26 Oct Fueling Your Run
Many times, runners like to live by the numbers. Distance, time splits, how long to rest and when to eat are all examples that keep the number game strong. While tracking of these statistics are important for improving strength, performance and recovery, the quality of your nutrition will also have an impact on your running success. By eating the right foods at the right times, “your body will recover and be able to perform the way you want it to,” says Lauren Antonucci, R.D., a board-certified specialist in sports nutrition and director of Nutrition Energy. “Plus, you’ll reduce your chance of injury and illness.”
Contrary to popular belief, it’s NOT all about carbs when it comes to performance and recovery for runners. Because running is very demanding on the body, it’s also critical to fuel your body with protein (Learn more about the importance of amino acids in your wellness regimen in this article.), healthy fat, vitamins and minerals. Specifically, fats such as nuts, seeds, avocado, flax oil, hemp oil, coconut oil, butter (real, quality) and oily fish (ex. Salmon and tuna) aid in recovery, regulation of body temperature, absorption of nutrients, and act as a joint lubricant and another energy source in your body.
While it’d be great if it were as easy as “eat a banana 30 minutes before your run”, fueling your run (and workout) is more complex than that. Glycogen stores, insulin levels, duration and intensity of the workout all play a role; everyone is different. It is, however, valuable to notice that the length of your run and the energy expended during it is proportionate to the amount of fuel your body will require and ultimately how much you’ll need to eat in the time surrounding your workout. This holds true for any physical work you put your body through whether it be day-to-day living or workouts. For example, a short, easy run will require less fuel compared to a long, endurance type event or high intensity training. Makes sense, right?
Here are some suggestions on how to fuel in the time surrounding your workout based on duration and intensity of your run:
Duration and Intensity of Run: Short, Slow Pace. Example: Light jog first thing in the morning for 30-45 mins.
What to Eat: The timing (first thing in the morning) and type of run will tap into your glycogen and water stores from the day prior. Therefore, assuming you had a substantial dinner the night before. You will just need to bring a form of hydration for during your workout.
The same goes for runs later in the day. Your body will tap into its stored glycogen, so fueling within an hour prior or even during isn’t a necessity. A meal 2-3hrs prior to your workout with complex carbs, protein and healthy fat will suffice for your energy needs.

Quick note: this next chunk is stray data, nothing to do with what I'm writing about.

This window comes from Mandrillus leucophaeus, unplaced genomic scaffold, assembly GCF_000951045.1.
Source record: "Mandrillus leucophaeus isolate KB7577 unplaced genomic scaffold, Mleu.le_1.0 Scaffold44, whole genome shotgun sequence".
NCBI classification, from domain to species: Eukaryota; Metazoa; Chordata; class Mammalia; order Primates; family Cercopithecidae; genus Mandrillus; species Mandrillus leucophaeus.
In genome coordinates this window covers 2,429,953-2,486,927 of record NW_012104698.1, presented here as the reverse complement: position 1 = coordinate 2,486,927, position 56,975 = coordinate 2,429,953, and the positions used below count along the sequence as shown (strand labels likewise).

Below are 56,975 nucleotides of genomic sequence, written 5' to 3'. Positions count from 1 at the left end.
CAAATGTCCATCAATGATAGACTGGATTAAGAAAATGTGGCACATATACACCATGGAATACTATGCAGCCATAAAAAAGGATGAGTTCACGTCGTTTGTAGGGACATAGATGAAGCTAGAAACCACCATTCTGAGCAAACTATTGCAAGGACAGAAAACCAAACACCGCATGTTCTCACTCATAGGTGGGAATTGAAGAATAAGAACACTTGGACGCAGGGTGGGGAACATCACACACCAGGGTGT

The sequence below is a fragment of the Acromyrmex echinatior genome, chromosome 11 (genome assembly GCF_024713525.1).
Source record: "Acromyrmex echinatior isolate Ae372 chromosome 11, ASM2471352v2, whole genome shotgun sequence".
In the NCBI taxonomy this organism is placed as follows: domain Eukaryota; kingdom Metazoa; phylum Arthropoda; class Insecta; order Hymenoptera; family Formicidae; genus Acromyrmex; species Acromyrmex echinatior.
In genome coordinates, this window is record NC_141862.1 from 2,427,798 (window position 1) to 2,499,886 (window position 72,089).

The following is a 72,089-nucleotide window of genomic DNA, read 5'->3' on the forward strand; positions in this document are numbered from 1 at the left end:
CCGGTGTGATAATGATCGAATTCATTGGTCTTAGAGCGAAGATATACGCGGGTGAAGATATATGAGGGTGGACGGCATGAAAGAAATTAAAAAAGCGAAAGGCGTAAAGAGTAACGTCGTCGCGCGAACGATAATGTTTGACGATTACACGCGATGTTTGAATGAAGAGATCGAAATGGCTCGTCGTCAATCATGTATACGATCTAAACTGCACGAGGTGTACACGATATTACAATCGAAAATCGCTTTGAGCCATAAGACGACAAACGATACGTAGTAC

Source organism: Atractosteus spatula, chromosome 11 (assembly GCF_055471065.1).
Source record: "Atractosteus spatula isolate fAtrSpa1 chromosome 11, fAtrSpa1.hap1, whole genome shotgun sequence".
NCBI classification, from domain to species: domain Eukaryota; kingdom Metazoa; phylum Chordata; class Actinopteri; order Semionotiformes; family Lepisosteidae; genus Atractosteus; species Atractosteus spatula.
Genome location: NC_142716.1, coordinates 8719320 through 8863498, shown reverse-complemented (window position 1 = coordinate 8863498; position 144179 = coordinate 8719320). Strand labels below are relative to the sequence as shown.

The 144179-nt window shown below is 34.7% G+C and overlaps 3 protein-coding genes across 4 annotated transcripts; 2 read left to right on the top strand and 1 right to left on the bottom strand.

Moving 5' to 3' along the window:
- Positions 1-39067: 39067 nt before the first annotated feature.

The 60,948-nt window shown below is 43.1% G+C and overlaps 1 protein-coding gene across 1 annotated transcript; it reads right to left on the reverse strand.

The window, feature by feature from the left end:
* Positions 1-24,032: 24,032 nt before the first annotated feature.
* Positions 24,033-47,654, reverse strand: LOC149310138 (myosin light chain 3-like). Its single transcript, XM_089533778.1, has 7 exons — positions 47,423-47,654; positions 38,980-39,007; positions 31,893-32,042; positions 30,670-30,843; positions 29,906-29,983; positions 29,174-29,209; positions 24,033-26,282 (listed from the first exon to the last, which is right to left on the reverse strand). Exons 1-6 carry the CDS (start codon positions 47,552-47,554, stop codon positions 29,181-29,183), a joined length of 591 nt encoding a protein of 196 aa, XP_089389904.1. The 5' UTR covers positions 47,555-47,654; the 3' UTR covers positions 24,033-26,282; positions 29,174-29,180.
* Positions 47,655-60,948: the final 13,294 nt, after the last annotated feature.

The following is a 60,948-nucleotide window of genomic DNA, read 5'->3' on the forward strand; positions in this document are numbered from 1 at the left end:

Example Meal: (If in the morning, this is a great dinner option for the night before. If later in the day, this is a good option 2-3 hrs prior to run.) Veggies (Carbs, vitamins, minerals): Salad with mixed greens, watercress, spinach, carrot, beet, tomatoes, bell peppers and cucumber (as long as it’s a vegetable and it’s colourful, throw it in – they’re all carbs!). Protein: Wild salmon steak, chicken or turkey breast. Fat: Half an avocado. Additional Carbs: ½ Cup rice, whole grain pasta, or one medium, baked sweet potato.
Duration and Intensity of Run: Speed Work (Ex. Moderate-High Effort Tempo Runs, High Intensity Sprints, and/or Runs lasting more than an hour at a moderate-High pace).
What to Eat: Depending on your size, and how long before your run you’re eating, taking in 200 to 400 calories of easily digestible carbs 2-3 hrs prior to your run, such as quinoa porridge, oatmeal or sprouted bread with nut butter is a way to guarantee your body will have back up stores of glycogen once your initial stores are zapped. In addition, performance has been shown to increase when by replenishing your fast-twitch muscles (which are what’s primarily used during high intensity intervals/sprints) with a sports drink or gels between intervals (Note: Be CAREFUL with the ingredients in these products. You want to make sure you’re feeding your body QUALITY ingredients – Try to minimize additives, preservatives, etc.)
Protein/Fat: Eggs (2-3) scrambled with diced tomatoes and a handful of spinach in coconut oil. Carbs: Half a cup of oatmeal with a sliced banana and cinnamon.
Duration and Intensity of Run: Long, Endurance Training or Race
What to Eat: Your body will benefit the most by allowing it to fully digest an entire meal with healthy fats, protein and more complex carbs three or four hours before you attack a lot of miles. If eating that far in advance isn’t practical (i.e. for early morning runners) just have that meal an hour or two ahead of the run. If your meal is closer to your run, adjust accordingly by including more easily digestible carbs, such as a banana with peanut butter and a high-calorie sports drink. Hydration and fuel DURING your run is almost more important in this case. Aiming for an intake of between 150 and 300 calories per hour during extra-long runs— gels, sports drinks, or other snacks you can carry and your body can handle during a run.
(See Example Meal for Low Intensity runs, but add more carbohydrates or fats as a fuel source.)
The Unfit List
Keep in mind, fats (the bad kind), fibrous and processed foods have the potential to hinder your performance due to the body’s inability to easily digest them. While some of these items may be nutritionally worthwhile, be careful of the timing of the foods. It’s suggested to avoid items your body isn’t used to, especially 24 hours before a noteworthy training day or race. Here are some to be weary of:
-Cruciferous veggies (broccoli, cauliflower, Brussels sprouts)
-Sugar-free or “diet” snacks and beverages
Do you like to train in the morning or afternoon/evening? How does that affect your meal decisions? What’s your favorite pre-run meal or snack?
-Health & Wellness Coach